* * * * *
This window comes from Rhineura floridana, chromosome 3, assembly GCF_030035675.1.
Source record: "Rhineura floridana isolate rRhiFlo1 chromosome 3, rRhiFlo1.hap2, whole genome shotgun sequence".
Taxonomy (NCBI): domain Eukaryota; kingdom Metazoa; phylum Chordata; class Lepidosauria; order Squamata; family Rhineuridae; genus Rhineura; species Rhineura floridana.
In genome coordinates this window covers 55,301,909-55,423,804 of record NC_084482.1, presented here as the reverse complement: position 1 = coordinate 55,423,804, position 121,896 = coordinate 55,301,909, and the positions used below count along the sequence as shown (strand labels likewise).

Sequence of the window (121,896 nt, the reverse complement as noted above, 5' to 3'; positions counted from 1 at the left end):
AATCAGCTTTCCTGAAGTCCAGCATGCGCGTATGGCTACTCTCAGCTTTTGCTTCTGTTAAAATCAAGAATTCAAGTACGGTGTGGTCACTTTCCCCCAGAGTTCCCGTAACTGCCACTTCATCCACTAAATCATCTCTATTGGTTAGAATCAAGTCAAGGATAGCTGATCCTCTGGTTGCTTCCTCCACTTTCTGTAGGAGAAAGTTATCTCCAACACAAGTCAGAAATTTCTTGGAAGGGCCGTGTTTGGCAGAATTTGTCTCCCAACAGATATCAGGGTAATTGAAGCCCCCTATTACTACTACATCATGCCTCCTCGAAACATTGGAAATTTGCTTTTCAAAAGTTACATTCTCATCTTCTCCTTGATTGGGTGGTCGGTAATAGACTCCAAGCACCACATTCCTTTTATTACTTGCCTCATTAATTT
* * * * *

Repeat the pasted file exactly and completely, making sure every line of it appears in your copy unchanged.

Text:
This window comes from Rhineura floridana, chromosome 3, assembly GCF_030035675.1.
Source record: "Rhineura floridana isolate rRhiFlo1 chromosome 3, rRhiFlo1.hap2, whole genome shotgun sequence".
Taxonomy (NCBI): domain Eukaryota; kingdom Metazoa; phylum Chordata; class Lepidosauria; order Squamata; family Rhineuridae; genus Rhineura; species Rhineura floridana.
In genome coordinates this window covers 55,301,909-55,423,804 of record NC_084482.1, presented here as the reverse complement: position 1 = coordinate 55,423,804, position 121,896 = coordinate 55,301,909, and the positions used below count along the sequence as shown (strand labels likewise).

Sequence of the window (121,896 nt, the reverse complement as noted above, 5' to 3'; positions counted from 1 at the left end):
AATCAGCTTTCCTGAAGTCCAGCATGCGCGTATGGCTACTCTCAGCTTTTGCTTCTGTTAAAATCAAGAATTCAAGTACGGTGTGGTCACTTTCCCCCAGAGTTCCCGTAACTGCCACTTCATCCACTAAATCATCTCTATTGGTTAGAATCAAGTCAAGGATAGCTGATCCTCTGGTTGCTTCCTCCACTTTCTGTAGGAGAAAGTTATCTCCAACACAAGTCAGAAATTTCTTGGAAGGGCCGTGTTTGGCAGAATTTGTCTCCCAACAGATATCAGGGTAATTGAAGCCCCCTATTACTACTACATCATGCCTCCTCGAAACATTGGAAATTTGCTTTTCAAAAGTTACATTCTCATCTTCTCCTTGATTGGGTGGTCGGTAATAGACTCCAAGCACCACATTCCTTTTATTACTTGCCTCATTAATTT